You are one of them.
You're shocked.

"Go back down to central jury and wait for your name to be called on another case," the first attorney announces.
When you are handed back your jury card, you refuse to leave.
You start pleading your case to both lawyers.

"Listen, don't excuse me from this case. I'm the right one for this case. I promise. I can be fair. I promise I can. I have more experience than the other jurors with this subject. Believe you me. I know what it means to get injured by a doctor. I know what it's like. I know how the lawsuit process works since I went through it already. Why don't you both reconsider and give me another chance, Ok?" you beg.

The attorneys look at each other.
One has a smile on his face.
The other couldn't crack a smile even if you pried his mouth open with pliers.

The smiling attorney represents the injured patient.
The unsmiling and unhappy attorney represents the doctor.
The defense lawyer is shaking his head 'no'.

You try again...

"Listen, ask me a few more questions. I know I'm the perfect juror for your case. I know I can look at this case without being biased or favoring one side. My jury verdict won't affect how I view this case. Yeah I was angry with the jury in my case, but I'm telling you, I can put that aside and focus just on the evidence and the facts of this case," you again plead.

The defense lawyer looks straight at you and says sternly "Mrs. Jones, thank you for coming in, but you are excused from serving as a juror on this case. Now please return back to central jury."

You still won't go without a fight.
"You don't understand...I'm here to do my civic duty. I want you to pick me so I can be party of this jury. I want to be entertained. I want to watch your cross examination. I want to hear the drama between you and the judge. I don't want to sit home and watch TV. I want to make a difference. This injured patient deserves to have jurors from all walks of life decide her case, just like in my case," you say.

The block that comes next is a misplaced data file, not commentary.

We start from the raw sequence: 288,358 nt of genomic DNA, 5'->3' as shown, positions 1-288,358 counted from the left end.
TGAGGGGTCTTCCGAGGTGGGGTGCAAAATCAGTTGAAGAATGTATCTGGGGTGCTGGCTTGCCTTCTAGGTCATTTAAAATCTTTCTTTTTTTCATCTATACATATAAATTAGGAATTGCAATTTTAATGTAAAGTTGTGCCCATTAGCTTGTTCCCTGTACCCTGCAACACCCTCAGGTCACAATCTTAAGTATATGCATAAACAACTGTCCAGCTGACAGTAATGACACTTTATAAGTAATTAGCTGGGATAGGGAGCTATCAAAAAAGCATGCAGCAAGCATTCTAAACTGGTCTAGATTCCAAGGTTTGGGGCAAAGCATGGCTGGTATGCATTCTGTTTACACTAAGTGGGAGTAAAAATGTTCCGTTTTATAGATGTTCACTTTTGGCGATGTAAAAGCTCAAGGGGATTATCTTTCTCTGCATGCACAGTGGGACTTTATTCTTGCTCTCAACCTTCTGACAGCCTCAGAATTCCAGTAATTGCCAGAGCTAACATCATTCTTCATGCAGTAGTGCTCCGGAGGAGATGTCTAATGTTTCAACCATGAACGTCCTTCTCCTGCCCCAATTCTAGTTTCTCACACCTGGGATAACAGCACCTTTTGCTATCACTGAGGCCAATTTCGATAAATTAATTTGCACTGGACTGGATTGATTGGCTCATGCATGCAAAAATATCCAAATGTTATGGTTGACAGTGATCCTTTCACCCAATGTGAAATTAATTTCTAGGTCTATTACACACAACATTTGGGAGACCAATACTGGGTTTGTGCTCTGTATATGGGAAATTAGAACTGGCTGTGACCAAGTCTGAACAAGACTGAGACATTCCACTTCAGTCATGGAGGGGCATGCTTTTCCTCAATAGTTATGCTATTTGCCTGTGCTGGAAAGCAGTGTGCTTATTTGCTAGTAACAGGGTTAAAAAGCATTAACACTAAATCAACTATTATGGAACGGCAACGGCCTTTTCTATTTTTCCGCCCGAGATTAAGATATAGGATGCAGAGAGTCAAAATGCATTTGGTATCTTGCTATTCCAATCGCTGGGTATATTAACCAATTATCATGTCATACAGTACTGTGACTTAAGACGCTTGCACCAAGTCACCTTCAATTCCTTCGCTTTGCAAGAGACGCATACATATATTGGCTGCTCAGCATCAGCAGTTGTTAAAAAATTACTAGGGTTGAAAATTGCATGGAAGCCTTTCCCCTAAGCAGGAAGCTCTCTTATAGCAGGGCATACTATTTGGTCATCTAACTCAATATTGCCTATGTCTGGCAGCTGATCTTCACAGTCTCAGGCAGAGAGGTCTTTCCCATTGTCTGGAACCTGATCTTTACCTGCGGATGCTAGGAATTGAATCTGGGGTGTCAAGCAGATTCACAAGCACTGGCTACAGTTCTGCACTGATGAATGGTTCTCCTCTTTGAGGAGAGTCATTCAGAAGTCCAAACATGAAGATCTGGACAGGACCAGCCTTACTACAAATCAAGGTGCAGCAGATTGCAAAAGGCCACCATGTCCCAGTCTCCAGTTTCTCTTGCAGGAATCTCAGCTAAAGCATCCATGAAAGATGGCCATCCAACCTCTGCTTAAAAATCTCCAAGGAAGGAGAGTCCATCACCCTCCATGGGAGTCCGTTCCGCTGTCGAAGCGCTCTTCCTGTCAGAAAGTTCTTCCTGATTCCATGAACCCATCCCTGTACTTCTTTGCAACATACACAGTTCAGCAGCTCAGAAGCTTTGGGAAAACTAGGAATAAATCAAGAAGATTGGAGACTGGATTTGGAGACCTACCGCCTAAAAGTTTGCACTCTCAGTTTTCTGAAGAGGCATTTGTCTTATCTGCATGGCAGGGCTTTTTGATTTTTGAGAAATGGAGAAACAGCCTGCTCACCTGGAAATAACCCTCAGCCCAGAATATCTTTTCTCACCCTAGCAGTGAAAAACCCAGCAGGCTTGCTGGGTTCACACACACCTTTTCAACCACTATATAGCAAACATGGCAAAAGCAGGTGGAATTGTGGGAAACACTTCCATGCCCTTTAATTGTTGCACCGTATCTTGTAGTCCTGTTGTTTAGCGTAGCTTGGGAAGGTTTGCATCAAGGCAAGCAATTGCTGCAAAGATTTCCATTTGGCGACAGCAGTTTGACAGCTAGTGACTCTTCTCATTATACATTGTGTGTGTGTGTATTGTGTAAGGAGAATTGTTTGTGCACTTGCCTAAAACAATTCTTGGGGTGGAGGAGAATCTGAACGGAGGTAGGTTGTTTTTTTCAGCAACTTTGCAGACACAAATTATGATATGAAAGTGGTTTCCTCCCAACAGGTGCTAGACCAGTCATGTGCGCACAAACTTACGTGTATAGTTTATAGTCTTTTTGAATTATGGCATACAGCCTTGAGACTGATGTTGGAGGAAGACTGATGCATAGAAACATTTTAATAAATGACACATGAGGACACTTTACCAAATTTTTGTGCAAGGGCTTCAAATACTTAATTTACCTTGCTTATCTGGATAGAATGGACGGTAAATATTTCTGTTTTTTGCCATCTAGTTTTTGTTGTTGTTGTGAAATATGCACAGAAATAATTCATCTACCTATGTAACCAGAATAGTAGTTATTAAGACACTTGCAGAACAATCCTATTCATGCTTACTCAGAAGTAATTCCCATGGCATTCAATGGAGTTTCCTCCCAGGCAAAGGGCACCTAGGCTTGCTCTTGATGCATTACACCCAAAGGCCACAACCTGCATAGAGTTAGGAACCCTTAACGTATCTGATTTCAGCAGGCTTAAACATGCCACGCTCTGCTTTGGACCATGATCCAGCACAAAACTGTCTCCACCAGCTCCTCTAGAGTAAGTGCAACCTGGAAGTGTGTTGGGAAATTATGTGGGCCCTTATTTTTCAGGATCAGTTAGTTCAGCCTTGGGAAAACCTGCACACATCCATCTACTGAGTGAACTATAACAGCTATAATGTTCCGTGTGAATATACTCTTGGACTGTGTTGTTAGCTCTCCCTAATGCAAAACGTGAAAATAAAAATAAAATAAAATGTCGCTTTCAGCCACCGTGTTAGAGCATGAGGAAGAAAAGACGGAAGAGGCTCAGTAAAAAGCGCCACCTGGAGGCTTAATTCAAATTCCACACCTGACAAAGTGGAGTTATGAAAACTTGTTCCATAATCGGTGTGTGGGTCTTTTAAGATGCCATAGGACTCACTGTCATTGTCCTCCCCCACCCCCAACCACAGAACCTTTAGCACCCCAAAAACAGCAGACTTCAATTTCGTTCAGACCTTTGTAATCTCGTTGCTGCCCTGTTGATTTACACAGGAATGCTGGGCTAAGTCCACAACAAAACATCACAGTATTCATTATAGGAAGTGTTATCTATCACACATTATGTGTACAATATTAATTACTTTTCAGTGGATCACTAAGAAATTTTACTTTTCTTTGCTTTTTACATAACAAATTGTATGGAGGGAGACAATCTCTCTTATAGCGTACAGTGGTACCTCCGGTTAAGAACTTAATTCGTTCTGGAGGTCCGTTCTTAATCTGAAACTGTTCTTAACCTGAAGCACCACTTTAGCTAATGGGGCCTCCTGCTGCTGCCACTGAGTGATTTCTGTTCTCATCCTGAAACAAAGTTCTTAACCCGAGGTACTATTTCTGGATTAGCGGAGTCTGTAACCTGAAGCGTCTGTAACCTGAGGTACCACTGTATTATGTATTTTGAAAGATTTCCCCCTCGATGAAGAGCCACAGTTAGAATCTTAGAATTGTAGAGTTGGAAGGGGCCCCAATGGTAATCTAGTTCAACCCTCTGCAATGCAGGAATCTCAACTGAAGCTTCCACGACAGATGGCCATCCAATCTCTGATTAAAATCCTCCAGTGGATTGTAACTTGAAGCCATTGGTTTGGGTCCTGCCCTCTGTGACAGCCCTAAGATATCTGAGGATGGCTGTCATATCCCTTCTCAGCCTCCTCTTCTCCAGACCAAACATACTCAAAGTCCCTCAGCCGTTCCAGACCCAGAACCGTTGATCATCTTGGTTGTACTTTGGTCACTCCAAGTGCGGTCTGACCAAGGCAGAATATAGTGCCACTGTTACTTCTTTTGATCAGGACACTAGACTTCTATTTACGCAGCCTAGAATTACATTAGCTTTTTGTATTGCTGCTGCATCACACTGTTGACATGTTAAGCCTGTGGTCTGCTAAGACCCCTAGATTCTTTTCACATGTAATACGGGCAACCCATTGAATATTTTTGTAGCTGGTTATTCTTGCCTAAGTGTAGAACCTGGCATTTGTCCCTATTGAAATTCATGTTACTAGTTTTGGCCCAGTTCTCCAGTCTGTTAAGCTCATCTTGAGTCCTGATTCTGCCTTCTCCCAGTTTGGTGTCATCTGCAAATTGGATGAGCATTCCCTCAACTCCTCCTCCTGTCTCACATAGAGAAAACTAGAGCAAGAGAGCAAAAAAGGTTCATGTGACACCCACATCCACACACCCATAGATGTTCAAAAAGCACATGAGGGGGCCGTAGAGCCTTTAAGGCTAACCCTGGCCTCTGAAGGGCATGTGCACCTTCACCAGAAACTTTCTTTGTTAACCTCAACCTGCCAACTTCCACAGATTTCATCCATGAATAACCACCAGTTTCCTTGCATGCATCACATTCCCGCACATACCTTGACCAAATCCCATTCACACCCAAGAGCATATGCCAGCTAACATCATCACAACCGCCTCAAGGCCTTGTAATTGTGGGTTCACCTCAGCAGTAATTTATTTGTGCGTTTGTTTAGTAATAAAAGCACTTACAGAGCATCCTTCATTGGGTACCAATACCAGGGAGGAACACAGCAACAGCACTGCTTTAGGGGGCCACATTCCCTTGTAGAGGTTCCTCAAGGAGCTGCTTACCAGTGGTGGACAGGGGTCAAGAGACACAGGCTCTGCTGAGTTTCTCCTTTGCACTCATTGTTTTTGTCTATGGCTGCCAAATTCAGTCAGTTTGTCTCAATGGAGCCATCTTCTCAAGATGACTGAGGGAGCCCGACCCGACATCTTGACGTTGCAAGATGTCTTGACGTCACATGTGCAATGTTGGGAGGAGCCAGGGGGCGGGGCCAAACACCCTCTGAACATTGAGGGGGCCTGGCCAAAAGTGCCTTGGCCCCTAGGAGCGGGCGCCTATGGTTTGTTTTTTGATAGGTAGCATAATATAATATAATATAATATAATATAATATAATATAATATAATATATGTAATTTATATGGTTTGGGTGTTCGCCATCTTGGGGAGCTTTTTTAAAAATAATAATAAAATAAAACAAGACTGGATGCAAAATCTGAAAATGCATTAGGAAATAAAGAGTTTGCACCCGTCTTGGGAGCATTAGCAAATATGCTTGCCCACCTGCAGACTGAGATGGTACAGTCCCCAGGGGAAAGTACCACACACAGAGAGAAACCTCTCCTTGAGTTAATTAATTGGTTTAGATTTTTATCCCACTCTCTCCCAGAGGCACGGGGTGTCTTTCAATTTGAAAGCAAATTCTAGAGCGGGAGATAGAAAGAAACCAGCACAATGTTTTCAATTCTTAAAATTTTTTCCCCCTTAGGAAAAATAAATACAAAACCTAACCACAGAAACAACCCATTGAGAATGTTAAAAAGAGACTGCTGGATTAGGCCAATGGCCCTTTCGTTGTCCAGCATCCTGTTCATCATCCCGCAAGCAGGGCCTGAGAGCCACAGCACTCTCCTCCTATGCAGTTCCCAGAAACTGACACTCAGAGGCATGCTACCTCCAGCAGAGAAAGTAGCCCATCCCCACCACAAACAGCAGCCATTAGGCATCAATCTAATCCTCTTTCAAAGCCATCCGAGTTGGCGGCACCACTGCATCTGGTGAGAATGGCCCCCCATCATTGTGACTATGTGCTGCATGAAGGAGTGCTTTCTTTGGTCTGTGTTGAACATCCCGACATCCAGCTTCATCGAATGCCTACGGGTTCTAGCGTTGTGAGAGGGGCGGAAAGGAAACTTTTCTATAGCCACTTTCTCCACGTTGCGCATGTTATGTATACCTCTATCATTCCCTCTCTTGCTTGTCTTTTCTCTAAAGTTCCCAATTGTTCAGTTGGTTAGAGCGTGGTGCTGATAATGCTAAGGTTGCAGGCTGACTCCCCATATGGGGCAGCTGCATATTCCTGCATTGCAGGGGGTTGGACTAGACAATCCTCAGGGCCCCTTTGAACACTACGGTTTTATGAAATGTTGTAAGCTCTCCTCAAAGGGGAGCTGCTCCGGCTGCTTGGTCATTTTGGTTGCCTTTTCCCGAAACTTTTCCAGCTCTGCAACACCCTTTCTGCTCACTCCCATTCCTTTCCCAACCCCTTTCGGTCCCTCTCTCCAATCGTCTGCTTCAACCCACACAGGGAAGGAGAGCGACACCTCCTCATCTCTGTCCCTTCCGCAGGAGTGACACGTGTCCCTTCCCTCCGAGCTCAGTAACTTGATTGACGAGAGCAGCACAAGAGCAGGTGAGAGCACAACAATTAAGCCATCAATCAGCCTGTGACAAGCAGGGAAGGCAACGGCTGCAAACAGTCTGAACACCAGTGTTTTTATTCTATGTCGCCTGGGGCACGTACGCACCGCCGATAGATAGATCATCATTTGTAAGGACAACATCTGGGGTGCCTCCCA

The attorneys ask you to step outside into the hallway with them.
They don't want the other jurors listening to your speech. 
The defense attorney says as politely as he can "We thank you for coming in, but you are not right for this particular case. You might be the perfect juror for another case but now we have to continue talking with the other jurors. Have a great day," he says.

You're disappointed.
You're dejected.
You can't believe these attorneys refused to allow you to sit as a juror on this case.

You want to complain.
You want to let the chief judge know what just happened.
You let the court clerk know.

She looks at you like you're crazy.
"You want to serve as a juror?" she asks disbelievingly.
"Damn right," you say.

"Well good for you!" she replies.
"Just have a seat in the central jury room and wait for your name to be called again. I'm sure you'll get picked sometime today," she says encouragingly.

To learn how jury selection really works in New York, I invite you to watch the quick video below...

Gerry Oginski
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NY Medical Malpractice & Personal Injury Trial Lawyer